When Millicent Owusu was a girl growing up in North Carolina, she noticed something: All kinds of people seemed to feel comfortable telling her their problems. She would listen to all of them. She didn’t mind it, and in fact she liked it. “I love helping people,” said Millicent who has been a case manager and counselor at NEW’s permanent-supportive housing program, Rachael’s House for six years. “What I do is really a calling.”
For more than 25 years now, Millicent has worked as a social worker in different states and with different kinds of people, from domestic abuse victims, children in foster care, homeless and substance abusers, and now with women who have experienced homelessness.
She has a Master’s degree in Public Administration with a concentration in Human Services and recently earned a second Master’s in Critical Mental Health Counseling. She will be taking the National Counseling Exam soon.
Millicent believes that the biggest gift she offers her clients is a feeling of comfort they get from her that allows them to open up and express their feelings. One woman, “T” came to NEW recently and would not talk to anyone. T had suffered a mental breakdown and had lost her job, her house and her kids. The trauma manifested itself in a muteness that no one could break. But then, for some reason, T started talking to Millicent and little by little Millicent could help her. That Millicent said, “was a real success.”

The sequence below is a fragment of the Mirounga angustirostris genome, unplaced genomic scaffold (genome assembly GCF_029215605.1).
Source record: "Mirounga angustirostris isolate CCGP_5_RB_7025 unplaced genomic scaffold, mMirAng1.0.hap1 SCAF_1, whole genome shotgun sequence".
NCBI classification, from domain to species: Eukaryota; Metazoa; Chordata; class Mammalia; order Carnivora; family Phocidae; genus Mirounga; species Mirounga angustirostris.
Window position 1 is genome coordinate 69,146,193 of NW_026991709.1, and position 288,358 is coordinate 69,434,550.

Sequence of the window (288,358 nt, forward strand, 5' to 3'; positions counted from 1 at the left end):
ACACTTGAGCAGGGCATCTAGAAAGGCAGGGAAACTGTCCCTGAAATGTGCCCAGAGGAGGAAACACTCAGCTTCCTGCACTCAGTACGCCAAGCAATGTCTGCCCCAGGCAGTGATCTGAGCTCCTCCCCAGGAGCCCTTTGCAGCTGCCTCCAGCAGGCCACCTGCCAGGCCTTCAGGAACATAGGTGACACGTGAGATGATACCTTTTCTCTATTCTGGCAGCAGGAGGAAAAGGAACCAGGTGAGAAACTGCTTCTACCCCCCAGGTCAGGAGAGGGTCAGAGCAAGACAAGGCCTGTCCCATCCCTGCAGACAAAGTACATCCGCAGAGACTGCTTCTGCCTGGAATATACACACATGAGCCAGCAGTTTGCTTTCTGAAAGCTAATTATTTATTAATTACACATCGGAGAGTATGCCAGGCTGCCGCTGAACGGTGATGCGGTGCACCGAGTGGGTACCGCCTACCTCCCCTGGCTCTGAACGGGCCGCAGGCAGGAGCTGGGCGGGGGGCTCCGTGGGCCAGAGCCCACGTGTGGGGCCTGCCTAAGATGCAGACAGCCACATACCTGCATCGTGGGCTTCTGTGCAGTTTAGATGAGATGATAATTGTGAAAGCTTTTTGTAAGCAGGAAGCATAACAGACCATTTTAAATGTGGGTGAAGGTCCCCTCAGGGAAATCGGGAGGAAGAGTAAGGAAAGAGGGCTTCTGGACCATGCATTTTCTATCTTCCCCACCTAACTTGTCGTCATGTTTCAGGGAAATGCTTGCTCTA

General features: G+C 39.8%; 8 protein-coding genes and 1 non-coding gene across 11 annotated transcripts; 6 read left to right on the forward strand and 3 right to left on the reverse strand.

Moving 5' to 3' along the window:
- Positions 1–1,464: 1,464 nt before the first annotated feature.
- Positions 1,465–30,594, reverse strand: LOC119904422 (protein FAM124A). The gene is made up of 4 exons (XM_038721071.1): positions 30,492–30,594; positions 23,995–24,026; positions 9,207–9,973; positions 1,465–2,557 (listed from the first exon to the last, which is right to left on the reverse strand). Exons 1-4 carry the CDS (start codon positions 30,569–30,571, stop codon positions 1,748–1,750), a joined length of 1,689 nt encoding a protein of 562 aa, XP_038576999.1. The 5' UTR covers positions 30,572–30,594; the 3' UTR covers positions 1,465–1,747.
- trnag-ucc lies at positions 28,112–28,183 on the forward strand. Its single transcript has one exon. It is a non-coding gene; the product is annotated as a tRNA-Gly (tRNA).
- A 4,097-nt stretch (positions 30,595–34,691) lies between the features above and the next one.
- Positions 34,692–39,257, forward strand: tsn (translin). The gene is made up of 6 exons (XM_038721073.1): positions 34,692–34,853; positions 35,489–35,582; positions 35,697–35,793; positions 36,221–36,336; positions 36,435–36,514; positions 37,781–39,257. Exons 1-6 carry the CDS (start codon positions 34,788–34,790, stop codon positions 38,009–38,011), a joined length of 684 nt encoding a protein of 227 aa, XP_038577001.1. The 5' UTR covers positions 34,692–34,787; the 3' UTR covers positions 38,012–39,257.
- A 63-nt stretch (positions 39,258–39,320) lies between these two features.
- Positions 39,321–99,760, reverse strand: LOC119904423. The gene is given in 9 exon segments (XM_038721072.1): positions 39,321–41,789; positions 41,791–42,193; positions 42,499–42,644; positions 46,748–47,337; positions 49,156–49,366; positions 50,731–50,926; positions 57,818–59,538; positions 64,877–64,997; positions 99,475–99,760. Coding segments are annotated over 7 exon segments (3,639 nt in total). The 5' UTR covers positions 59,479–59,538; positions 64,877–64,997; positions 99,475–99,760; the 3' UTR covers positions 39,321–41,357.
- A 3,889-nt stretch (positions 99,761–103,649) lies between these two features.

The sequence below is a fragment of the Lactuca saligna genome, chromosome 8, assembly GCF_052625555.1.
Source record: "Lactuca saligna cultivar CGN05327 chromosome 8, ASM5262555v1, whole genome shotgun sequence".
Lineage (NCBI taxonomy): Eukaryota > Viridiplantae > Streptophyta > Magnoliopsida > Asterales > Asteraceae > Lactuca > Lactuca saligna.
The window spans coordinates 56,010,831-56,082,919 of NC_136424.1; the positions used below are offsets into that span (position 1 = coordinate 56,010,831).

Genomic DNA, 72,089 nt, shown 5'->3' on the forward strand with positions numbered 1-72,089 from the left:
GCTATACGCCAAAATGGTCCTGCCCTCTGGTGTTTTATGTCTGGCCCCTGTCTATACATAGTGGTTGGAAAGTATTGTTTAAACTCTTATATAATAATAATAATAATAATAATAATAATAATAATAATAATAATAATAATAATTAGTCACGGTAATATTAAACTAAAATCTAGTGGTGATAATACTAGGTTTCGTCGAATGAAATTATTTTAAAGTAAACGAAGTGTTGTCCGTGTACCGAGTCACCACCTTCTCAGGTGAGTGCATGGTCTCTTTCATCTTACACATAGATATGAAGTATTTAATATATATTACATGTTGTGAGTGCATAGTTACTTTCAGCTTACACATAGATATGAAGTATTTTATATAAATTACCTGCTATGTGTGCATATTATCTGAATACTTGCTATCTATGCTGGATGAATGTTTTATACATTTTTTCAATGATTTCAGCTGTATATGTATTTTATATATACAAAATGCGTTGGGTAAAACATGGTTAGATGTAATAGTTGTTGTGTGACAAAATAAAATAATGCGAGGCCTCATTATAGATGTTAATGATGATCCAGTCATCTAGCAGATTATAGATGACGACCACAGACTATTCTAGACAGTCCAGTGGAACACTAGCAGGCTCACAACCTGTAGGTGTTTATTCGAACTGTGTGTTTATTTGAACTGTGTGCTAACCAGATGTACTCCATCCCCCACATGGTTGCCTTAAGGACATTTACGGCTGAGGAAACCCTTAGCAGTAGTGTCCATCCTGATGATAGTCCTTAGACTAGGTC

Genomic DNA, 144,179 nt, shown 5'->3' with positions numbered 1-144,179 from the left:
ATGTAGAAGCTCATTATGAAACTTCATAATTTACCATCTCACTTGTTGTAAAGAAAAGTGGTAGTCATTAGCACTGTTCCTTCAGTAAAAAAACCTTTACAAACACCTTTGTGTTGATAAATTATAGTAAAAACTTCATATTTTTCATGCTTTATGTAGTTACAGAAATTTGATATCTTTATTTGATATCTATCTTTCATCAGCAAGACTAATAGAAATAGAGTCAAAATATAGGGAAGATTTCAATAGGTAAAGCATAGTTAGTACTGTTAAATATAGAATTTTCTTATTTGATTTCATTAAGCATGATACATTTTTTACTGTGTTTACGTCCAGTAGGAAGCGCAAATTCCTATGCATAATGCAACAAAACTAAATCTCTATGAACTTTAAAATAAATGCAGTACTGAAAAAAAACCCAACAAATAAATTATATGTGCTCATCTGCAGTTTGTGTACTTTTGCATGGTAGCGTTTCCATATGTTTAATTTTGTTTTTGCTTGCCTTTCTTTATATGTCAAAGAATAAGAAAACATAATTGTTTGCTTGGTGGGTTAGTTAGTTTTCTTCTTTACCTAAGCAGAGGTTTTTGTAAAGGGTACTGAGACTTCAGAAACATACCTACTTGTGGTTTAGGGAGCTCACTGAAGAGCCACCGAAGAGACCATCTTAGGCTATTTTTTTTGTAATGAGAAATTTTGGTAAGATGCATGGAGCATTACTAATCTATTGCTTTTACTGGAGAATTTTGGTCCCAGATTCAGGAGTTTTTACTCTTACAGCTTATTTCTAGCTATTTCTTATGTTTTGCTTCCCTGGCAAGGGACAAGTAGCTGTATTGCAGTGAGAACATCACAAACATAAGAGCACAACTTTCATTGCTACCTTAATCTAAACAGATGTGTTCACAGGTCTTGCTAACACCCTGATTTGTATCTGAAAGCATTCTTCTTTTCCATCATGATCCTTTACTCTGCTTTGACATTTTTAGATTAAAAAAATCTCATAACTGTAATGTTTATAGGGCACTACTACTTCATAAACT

Millicent has loved working at NEW where, she said, because the atmosphere is more relaxed, she is able to do what she does best: build strong relationships centered on trust. “NEW is the best job I’ve ever had,” she said. “I love NEW because of the atmosphere and the ability to have a person-to person relationship with the ladies.”
With Millicent’s new Master’s degree, she has a goal of eventually opening her own counseling service someday, one that focuses on the whole person, in mind, body and spirit.
“Working with people to help them get to a better place is definitely what I am meant to do with my life,” she said. “It’s not always easy but it is a real privilege to be with people at their darkest hours, and help them work their way up to see the light.”